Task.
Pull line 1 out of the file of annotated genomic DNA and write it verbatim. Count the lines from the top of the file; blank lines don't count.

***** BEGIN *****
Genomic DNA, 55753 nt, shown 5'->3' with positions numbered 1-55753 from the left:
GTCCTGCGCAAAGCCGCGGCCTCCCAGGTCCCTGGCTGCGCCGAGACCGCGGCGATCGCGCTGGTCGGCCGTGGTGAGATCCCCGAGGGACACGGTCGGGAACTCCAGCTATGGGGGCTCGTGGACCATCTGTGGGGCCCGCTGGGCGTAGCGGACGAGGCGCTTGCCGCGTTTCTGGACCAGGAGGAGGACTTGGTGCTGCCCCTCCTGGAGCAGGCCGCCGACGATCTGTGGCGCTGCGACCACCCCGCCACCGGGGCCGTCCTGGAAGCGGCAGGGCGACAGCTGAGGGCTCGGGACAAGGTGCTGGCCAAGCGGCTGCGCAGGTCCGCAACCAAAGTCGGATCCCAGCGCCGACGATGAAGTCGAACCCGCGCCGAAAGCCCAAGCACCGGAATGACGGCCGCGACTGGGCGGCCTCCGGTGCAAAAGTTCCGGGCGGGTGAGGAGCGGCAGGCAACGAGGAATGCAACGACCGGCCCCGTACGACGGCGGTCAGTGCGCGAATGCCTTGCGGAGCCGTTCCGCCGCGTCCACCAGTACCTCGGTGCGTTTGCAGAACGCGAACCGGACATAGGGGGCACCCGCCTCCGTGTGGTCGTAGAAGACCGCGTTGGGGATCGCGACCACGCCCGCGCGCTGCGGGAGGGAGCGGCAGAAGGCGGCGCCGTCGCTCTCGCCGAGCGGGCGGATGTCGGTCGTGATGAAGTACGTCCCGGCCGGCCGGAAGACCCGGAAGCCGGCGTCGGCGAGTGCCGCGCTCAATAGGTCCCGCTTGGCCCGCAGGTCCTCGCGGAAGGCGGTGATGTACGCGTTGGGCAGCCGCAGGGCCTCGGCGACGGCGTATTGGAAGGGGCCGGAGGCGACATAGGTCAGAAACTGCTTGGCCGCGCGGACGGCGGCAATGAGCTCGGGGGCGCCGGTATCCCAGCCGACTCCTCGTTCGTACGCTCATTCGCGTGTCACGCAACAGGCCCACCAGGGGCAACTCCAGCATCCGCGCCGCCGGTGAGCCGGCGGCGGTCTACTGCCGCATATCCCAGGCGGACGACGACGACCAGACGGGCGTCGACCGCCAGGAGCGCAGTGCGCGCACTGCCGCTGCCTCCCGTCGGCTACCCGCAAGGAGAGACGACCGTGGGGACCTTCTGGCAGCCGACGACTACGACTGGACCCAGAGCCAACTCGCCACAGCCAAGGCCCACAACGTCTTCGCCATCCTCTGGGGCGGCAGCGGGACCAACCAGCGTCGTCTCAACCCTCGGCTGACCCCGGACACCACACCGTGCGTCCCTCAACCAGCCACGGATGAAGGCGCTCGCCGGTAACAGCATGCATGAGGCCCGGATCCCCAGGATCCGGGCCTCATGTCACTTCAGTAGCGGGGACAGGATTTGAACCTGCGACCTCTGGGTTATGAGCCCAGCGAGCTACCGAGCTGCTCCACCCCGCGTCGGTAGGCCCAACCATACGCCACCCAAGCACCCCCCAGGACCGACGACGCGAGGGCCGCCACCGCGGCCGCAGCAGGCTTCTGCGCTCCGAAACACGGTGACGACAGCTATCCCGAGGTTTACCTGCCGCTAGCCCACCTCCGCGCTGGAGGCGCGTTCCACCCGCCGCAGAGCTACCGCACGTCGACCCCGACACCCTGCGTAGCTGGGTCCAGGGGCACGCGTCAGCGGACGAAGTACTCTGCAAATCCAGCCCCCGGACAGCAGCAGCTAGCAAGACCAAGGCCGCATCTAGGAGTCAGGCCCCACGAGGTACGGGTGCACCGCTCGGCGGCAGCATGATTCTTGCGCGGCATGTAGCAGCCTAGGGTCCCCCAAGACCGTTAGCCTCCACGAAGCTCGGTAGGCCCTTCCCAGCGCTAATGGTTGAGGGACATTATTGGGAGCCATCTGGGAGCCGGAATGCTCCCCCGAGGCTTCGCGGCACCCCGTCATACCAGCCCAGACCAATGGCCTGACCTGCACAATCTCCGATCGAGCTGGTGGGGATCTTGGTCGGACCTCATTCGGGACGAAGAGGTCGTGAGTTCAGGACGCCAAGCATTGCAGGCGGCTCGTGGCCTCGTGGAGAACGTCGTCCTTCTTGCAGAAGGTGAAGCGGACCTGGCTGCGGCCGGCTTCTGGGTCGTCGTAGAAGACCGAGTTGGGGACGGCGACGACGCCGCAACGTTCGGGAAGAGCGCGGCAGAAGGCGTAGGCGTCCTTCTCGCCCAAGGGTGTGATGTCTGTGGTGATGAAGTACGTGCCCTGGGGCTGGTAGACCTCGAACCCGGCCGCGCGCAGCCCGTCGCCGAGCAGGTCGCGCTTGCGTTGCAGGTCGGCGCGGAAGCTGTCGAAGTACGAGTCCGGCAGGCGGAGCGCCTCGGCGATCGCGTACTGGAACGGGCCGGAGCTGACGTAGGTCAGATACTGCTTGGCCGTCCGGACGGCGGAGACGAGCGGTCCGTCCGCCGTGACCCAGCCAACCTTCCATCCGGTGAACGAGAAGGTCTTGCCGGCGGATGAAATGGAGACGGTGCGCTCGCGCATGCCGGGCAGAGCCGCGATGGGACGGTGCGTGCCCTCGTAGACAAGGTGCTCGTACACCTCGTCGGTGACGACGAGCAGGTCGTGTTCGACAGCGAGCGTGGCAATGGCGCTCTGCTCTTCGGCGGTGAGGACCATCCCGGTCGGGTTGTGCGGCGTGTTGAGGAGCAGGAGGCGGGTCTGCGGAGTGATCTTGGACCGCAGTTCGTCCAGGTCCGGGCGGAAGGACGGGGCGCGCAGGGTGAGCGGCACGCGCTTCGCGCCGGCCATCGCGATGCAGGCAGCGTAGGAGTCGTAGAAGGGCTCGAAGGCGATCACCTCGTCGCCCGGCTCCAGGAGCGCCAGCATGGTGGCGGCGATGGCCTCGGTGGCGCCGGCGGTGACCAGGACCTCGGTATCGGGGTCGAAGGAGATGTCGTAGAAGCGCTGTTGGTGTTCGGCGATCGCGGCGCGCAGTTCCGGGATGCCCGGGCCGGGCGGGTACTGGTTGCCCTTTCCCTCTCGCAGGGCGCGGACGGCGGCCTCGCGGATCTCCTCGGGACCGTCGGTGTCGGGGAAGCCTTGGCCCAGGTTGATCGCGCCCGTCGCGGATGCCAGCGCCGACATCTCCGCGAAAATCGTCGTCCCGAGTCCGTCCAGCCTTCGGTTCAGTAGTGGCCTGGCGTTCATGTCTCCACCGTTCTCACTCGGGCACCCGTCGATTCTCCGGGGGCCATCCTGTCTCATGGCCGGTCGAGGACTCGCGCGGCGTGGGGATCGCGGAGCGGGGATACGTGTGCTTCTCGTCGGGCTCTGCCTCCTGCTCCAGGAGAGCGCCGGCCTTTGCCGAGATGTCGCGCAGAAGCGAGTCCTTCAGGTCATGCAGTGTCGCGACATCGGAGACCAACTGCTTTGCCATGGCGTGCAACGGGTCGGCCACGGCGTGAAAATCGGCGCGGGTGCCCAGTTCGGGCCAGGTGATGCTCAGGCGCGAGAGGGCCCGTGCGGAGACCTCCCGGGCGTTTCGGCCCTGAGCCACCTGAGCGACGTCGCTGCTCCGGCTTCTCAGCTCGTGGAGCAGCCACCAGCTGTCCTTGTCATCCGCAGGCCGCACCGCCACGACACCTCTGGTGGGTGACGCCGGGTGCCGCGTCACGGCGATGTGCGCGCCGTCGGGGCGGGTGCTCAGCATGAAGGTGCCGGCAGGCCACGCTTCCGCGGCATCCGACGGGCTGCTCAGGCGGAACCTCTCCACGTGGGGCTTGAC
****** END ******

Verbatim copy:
Genomic DNA, 55753 nt, shown 5'->3' with positions numbered 1-55753 from the left: